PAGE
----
John Battelle: Well, everyone’s sort of getting into everyone else’s knitting a bit right now. I don’t know a high-quality media company. And by media I mean a creator of content, a creator of community and platform and conversation that doesn’t have a service organization now attached to it that understands how to make media in concert with a brand. That may seem quite threatening to an agency who says, “Wait a minute. I’m responsible for having the conversation with the brand about media.” But there are different skill sets. Agencies are extremely good at understanding what the brand’s business is, what its goals are, what the right story for the brand is that needs to be told, and determining where that story should be told.
Publishers and media companies, and I run one so I’m going to say this, right, but you know, like FM are very good at telling stories and engaging with audiences, listening to audiences responding back, and having that ongoing discussion and conversation known as publishing. Right? So I really see that there is a class or a group of companies that are very good at being, you know, almost agencies to publishers and a very great class of companies that are very good at being agencies to brands. And the two need to work very closely together. Right? But there are going to be inevitable times when they conflict. And it happens all the time. I’m on the board of the IAB, the Interactive Advertising Bureau, and every year at their conference for the past three years, there’s been the Reese’s Peanut Butter Panel. That’s what I call it, where you have a couple of agency guys and a couple of big media guys and they yell at each other for about 40 minutes, and then they shake hands and go off and do business, you know. But it’s true. We’re getting into each other’s business.
And at FM, we work very directly with clients. Directly with, for example, American Express or Chrysler, but we also work very directly—very closely with their agencies. They’re really good at things we just couldn’t possibly imagine doing. And I think we’re very good at things they don’t want to do. So it’s about how do you figure out working well together, and the rules are not black and white for every situation. It depends on each client, each set of agencies, and the goal that you share.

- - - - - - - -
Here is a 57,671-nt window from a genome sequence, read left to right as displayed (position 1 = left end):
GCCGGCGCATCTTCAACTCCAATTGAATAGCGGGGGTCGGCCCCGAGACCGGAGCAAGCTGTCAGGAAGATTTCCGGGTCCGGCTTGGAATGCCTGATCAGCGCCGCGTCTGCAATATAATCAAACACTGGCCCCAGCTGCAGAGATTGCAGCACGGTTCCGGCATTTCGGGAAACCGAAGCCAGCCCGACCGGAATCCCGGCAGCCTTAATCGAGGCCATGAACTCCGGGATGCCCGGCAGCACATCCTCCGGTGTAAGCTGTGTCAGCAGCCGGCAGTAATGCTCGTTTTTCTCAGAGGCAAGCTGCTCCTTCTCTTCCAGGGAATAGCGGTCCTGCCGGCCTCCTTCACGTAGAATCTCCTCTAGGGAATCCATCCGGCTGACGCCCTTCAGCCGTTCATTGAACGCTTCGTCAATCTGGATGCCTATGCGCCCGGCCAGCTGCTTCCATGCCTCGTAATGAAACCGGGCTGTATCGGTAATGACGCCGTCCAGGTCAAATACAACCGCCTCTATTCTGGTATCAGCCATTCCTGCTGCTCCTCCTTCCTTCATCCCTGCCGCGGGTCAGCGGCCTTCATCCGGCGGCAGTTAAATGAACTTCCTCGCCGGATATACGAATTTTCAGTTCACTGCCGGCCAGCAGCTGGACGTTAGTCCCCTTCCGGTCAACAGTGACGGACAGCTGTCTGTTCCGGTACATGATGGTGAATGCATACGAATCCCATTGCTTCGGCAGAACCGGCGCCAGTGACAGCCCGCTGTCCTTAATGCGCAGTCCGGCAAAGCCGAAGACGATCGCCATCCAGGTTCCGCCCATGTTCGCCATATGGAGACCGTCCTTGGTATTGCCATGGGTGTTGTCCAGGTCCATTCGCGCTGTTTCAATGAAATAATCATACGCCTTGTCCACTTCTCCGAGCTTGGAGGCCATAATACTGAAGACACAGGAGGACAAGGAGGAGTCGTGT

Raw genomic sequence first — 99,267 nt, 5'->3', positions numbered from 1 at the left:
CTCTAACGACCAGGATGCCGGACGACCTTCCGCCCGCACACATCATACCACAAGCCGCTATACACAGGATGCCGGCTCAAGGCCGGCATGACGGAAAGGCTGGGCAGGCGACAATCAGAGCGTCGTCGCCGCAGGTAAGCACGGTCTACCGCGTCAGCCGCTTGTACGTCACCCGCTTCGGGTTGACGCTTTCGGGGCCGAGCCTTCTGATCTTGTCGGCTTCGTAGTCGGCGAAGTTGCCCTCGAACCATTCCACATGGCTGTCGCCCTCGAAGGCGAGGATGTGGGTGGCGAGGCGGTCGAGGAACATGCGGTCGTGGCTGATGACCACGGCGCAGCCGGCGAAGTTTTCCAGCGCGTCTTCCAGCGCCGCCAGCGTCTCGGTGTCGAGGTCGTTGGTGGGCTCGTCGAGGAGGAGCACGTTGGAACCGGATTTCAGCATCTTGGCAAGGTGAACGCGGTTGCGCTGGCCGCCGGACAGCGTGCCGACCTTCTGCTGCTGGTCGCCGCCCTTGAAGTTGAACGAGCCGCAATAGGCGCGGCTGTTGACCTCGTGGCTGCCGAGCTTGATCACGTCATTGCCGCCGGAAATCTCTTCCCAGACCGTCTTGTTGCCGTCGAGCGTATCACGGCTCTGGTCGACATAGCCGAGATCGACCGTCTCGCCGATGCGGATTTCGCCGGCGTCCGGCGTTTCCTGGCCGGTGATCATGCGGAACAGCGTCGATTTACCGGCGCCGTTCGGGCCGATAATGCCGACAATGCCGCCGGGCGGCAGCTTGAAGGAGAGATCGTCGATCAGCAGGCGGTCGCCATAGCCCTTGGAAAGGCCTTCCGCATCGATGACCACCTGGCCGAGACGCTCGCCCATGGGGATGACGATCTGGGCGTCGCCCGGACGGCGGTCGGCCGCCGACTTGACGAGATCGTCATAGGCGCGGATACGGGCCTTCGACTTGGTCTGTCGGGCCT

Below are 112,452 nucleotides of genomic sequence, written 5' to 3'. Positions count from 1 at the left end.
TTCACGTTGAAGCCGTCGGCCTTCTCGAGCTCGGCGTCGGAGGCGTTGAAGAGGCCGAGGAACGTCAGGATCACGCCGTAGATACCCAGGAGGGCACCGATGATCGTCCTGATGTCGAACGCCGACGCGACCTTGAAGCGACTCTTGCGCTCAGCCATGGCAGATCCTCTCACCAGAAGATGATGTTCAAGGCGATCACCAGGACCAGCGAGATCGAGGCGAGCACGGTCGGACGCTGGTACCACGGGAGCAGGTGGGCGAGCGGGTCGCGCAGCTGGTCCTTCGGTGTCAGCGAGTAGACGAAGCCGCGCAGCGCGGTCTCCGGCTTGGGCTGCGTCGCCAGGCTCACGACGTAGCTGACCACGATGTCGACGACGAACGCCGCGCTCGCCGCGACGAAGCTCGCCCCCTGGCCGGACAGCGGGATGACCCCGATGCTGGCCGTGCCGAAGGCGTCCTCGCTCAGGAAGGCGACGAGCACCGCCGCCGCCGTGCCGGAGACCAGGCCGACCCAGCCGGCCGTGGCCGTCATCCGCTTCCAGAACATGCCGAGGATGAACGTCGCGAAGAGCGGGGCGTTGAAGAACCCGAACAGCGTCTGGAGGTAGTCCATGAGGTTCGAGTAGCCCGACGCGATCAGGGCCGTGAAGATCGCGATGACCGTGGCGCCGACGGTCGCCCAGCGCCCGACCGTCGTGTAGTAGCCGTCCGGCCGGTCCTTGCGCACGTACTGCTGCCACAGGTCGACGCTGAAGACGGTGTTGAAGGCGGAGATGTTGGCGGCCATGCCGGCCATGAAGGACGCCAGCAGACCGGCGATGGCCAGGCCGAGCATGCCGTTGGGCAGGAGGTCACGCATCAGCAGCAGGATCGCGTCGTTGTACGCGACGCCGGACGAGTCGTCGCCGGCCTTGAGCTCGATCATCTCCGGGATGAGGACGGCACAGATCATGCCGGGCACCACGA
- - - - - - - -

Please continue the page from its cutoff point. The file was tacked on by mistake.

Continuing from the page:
Peter Hopkins: Now speak to that—these considerations in the context between, you know, your work with the actual publishers and the content creators, you know. One thing I’ve found in our experiences, particularly where we have worked alongside some more old-school, mainstream media outlets that have entered the new age, there’s this ethos and this sensibility about the editorial and publishing divide when that is itself shifting in ways that I think can be accommodated and can uphold great values, but ones that frighten them. You know? How do you talk to publishers, particularly of that old mindset, to explain this can be done in new ways? And what are the parameters that define a good conversational media campaign that respects the underlying integrity of the information, yet also brings in the brands that are supporting it in a much more integrated way?
John Battelle: That’s a great question, and I frame it in something that I’ve spent a lot of time thinking about and talking about over the last decade. I frame it with this premise. Any great publication, and I love that word even if it’s an old baggish word. Oh, publications are dead; publishing is dead. You think of it as print, I think of it as a thriving community engaged in some shared passion, right? So any great publication is a conversation in the main between three parties. That which I—those who underwrite it and care about that topic just as passionately as anyone else, those are called market-ers. Those folks who create the stories and tell the stories—those are the authors, or the content creators are producers. And the publishers, who are the people who create the platform and maintain it and care for it. Right? What’s interesting is then that that model was absolutely, you know, solid as one model with very clear lines in the sand between the marketers and the publishers and the editors and the journalists or the creators of content. And they wouldn’t talk to each other, no way. But that was the publisher’s job to talk to the marketers. Right?
Now, when you get to a model as we have in the last five years, where a company like Big Think can come out of nowhere, right, and essentially gain a large audience through just creating great content. How do you have a conversation with the other piece, right? Do you need to hire that whole group? Do you need to hire 40 people to manage ad operations, and, you know, it’s a very big part of the media business is the media business and not the content itself. Right? And so I think it’s okay as long as it’s transparent, as long as it has integrity, as long as it’s disclosed to allow the marketer to be a part of the conversation because, at the end of the day, they’re a very important part of the conversation, but they’ve got to get the grammar right. They’ve got to get the idiomatic part of the language right. And that’s all of our jobs. It’s all three parties’ jobs to get that idiom right.